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Massey University's Botanic Garden project will create the first research-led botanic garden in New Zealand.
Massey's Manawatū campus is a beautiful, lush expanse, that already plays host to 11,000 different species of plants. This project aims to expand on this to create a botanic garden available for research, teaching and to the community across New Zealand and internationally. The garden will generate a wealth of information on restoration methods and the management of rare, threatened and endangered plants from around the world.
The Botanic Gardens are currently in the planning stage.
Turitea Stream runs alongside the Manawatū campus. Restoration of the stream and its surrounds will create a corridor for native plants and wildlife to thrive. Concurrent research on restoration methods and stream health will involve work from botanists, ecologists and zoologists from Massey, the local community and beyond.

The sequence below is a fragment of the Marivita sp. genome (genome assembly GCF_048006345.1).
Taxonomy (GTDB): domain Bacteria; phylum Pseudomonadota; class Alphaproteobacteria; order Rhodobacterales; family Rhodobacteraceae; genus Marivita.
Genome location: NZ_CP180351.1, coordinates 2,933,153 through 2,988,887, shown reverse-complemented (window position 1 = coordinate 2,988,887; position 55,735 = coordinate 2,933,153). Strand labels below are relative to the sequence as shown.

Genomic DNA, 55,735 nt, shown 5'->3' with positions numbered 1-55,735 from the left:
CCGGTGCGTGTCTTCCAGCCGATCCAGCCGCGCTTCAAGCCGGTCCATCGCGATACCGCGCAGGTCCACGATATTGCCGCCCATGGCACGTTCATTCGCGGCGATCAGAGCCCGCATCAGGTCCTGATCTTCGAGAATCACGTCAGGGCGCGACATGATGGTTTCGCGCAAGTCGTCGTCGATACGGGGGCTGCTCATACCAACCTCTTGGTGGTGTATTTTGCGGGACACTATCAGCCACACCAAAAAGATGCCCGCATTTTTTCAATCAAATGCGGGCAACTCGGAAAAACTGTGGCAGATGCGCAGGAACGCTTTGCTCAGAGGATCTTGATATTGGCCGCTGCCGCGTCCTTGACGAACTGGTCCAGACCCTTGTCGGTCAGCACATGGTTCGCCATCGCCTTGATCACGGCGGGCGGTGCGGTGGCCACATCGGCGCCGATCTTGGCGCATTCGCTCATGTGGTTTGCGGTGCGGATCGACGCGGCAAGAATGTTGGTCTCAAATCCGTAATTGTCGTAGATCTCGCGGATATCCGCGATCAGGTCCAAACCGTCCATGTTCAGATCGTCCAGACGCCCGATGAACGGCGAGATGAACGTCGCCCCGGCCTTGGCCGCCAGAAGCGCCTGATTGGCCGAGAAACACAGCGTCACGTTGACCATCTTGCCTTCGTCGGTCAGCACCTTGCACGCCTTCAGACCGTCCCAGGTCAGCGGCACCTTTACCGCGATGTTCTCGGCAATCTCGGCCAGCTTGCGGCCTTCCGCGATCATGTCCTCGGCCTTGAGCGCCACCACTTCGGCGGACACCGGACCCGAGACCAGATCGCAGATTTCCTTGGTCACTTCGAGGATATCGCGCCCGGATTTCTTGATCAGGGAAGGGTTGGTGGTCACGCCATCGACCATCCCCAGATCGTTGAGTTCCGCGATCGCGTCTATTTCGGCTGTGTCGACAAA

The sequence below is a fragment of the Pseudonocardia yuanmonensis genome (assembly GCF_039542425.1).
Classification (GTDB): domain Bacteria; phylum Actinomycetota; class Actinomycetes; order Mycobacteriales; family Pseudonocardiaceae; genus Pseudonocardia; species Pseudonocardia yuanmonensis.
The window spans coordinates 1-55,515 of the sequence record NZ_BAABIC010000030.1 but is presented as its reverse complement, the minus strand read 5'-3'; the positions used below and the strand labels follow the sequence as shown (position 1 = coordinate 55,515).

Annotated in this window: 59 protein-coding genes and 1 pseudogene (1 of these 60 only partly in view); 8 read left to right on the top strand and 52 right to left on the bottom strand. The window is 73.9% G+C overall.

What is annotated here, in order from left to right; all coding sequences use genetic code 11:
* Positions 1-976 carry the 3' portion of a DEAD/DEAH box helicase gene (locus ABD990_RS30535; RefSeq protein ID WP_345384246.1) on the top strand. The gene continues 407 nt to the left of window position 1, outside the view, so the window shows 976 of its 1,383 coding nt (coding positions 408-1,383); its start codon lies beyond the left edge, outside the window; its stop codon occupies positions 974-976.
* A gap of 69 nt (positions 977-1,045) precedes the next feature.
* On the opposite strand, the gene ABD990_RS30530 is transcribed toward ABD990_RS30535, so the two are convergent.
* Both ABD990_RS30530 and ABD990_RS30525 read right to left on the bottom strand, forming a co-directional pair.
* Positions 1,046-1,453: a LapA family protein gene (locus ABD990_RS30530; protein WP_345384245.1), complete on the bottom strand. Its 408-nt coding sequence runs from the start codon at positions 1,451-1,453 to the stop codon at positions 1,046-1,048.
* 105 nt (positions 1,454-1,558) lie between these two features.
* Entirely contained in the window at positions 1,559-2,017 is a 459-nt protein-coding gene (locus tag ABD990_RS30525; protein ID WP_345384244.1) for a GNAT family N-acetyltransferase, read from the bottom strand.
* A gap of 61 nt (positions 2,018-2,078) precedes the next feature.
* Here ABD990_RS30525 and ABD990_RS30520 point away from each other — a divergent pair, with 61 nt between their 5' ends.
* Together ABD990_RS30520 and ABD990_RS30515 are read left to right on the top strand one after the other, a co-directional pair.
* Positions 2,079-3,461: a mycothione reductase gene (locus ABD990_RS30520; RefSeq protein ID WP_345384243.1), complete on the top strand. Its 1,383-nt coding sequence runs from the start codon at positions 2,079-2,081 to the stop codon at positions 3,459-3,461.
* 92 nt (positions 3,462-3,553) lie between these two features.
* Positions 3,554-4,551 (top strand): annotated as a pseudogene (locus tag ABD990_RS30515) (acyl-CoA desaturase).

Massey's arboreteum is a well-established haven for native and exotic trees. This area will be incorporated into the Botanic Garden Project, with improved tree signage and pathways to enable better access to this existing resource.
The creation of plots for specific research projects and themed gardens will provide researchers, students and the community with access to tailored and specific plantings for education and enjoyment.
The Herbarium has around 40,000 databased plant specimens, with many thousands more to be catalogued.
For further information get in touch with us.
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Last updated on Monday 14 August 2017